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Servant leadership volunteer experience
I volunteered at the American Red Cross, which is a nonprofit organization, whose mission is to prevent and alleviates human suffering in the face of emergencies. This is done by mobilizing the power of volunteers and the generosity of donors. I decided to volunteer at the organization because there is need to help many people in time of disaster, especially now that our country is prone to disasters such as terrorist’s attacks. I was motivated to help others, and the American Red Cross offered the opportunity. The experience at the organization was overwhelming because there is so much to learn at the American Red Cross. They provide training to volunteers and are assigned stations to aid. Being a volunteer, there are many opportunities to benefit from in the organization.
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First, you can take a leadership role such as a community volunteer leader, whose work is to focus on recruiting volunteers and managing vital local relationships. Also, there is an opportunity to support the Red Cross blood team and work as a blood donor recruiter, whose work is to recruit blood donors and promote blood drives. Also, you can work as a blood driver volunteer whose task is to register blood donors. Other opportunities include helping during a crisis, educating others and also assisting with fundraising efforts.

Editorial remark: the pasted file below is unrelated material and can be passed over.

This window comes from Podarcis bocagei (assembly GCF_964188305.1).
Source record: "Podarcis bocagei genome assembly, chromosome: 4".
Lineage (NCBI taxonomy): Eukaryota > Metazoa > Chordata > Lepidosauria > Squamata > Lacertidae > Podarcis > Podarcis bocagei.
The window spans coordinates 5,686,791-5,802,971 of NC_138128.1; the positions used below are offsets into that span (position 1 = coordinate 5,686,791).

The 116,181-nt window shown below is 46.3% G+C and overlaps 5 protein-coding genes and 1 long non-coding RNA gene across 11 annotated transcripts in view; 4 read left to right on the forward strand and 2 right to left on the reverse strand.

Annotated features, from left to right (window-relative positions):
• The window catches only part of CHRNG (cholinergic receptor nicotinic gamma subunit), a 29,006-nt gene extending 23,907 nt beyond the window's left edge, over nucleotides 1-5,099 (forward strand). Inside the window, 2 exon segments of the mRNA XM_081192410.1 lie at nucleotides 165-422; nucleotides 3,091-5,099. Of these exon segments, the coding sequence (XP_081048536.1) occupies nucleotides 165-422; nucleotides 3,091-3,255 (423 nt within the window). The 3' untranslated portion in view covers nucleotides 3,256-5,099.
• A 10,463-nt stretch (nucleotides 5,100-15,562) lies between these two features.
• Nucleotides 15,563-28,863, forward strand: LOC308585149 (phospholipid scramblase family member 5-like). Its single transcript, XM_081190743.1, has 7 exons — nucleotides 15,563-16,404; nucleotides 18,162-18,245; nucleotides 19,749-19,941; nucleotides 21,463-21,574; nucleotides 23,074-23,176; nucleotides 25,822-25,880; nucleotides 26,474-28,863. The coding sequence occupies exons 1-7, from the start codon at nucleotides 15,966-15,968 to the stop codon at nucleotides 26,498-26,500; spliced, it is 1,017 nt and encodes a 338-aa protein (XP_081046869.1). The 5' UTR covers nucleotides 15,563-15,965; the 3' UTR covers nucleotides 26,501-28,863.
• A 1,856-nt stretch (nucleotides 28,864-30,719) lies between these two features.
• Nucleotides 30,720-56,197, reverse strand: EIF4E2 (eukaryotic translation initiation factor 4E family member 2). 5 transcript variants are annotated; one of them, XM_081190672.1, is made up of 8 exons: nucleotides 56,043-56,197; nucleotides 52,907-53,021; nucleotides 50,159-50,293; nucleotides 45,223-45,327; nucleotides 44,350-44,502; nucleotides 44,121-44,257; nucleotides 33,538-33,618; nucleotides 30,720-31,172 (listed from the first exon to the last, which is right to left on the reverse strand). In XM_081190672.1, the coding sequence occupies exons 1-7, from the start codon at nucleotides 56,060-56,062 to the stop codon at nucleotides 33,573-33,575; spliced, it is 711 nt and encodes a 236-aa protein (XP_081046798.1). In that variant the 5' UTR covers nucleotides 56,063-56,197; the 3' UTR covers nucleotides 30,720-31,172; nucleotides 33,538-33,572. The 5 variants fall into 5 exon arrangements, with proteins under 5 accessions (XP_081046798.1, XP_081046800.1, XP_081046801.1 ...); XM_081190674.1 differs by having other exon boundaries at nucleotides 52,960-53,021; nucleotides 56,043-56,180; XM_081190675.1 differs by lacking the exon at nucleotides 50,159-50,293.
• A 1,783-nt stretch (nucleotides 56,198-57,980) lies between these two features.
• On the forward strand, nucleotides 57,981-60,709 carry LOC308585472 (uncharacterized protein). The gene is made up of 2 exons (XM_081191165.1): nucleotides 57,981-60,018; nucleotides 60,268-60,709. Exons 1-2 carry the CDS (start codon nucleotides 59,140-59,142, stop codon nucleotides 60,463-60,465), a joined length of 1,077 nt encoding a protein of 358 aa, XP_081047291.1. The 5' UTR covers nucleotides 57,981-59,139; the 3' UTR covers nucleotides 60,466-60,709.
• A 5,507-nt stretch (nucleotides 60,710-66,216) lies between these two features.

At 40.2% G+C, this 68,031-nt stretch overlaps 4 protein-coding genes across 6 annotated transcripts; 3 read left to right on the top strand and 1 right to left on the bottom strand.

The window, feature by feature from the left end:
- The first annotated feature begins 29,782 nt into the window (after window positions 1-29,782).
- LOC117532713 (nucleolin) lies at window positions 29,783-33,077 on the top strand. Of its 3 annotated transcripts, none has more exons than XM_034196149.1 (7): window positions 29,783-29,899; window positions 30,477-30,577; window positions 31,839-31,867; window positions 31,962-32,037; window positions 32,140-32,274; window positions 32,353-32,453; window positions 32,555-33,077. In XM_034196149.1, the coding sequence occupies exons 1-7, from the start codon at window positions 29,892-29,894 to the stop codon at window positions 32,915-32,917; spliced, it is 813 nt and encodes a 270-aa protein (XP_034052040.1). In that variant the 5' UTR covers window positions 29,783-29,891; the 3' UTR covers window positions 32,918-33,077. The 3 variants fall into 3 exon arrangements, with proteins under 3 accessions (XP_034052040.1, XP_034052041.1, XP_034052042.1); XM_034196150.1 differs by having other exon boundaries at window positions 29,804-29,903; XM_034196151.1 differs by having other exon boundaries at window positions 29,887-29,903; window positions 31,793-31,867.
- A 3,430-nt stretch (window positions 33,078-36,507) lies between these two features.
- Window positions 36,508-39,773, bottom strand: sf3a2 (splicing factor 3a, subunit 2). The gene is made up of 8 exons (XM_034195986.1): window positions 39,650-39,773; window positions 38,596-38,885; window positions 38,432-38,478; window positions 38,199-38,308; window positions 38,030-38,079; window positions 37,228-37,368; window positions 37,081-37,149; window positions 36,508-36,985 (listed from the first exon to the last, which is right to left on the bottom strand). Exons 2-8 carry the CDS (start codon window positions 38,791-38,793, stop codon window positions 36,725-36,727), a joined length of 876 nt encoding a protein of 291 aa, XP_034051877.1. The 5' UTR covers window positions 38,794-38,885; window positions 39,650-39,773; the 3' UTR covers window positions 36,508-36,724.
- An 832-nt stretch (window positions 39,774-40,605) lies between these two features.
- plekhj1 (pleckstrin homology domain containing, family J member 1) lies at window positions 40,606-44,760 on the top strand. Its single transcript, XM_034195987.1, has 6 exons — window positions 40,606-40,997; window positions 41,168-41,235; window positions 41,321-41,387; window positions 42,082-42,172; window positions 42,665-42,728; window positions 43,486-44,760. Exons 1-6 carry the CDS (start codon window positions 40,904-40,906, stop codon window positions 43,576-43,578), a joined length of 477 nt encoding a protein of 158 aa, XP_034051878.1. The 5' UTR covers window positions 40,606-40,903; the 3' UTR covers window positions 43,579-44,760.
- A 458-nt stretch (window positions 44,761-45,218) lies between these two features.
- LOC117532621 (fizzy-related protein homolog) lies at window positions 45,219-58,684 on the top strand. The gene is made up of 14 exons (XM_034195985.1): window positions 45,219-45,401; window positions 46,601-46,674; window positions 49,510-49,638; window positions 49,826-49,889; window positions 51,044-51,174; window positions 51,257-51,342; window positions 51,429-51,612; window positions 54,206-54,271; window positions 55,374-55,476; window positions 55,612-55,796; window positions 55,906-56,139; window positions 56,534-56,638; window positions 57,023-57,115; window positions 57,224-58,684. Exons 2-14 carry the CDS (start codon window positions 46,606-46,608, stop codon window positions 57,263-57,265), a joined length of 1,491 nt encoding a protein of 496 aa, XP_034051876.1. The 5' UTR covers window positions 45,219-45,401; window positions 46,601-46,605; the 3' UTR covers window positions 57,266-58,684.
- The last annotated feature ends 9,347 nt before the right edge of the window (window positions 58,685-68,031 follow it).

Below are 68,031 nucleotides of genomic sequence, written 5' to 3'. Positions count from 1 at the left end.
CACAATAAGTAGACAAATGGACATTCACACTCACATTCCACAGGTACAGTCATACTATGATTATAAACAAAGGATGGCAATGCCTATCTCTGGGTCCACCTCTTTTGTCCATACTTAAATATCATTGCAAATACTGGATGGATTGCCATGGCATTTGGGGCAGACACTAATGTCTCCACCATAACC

Greenleaf principle implemented
During my volunteer experience, I applied the Greenleaf principles of listening. I realized as a servant leader you need to listen to others carefully to get the root of the problem and be able to provide workable solutions. When you listen to people keenly and pay attention they appreciate and realize that they are being valued, therefore, they will tell you their personal problems and as a leader, you have to implement such principle. For example, during our training as volunteers, I listened carefully to the instruction provided, and I was able to apply it on the ground as I try to help others.
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The other principle I implemented was persuasion. As a servant leader one should rely on persuasion rather than positional authority in making a decision, therefore, it is essential to persuade first before making a decision (Burell, 2016). As a servant leader, you do not need to force things to happen instead you should use the art of persuasion to make things happen. At the American Red Cross we used persuasion as a method to help others, understand the importance of crisis management and also help to lure them in trainings that will help in crisis management.
How my volunteering helped me become a servant leader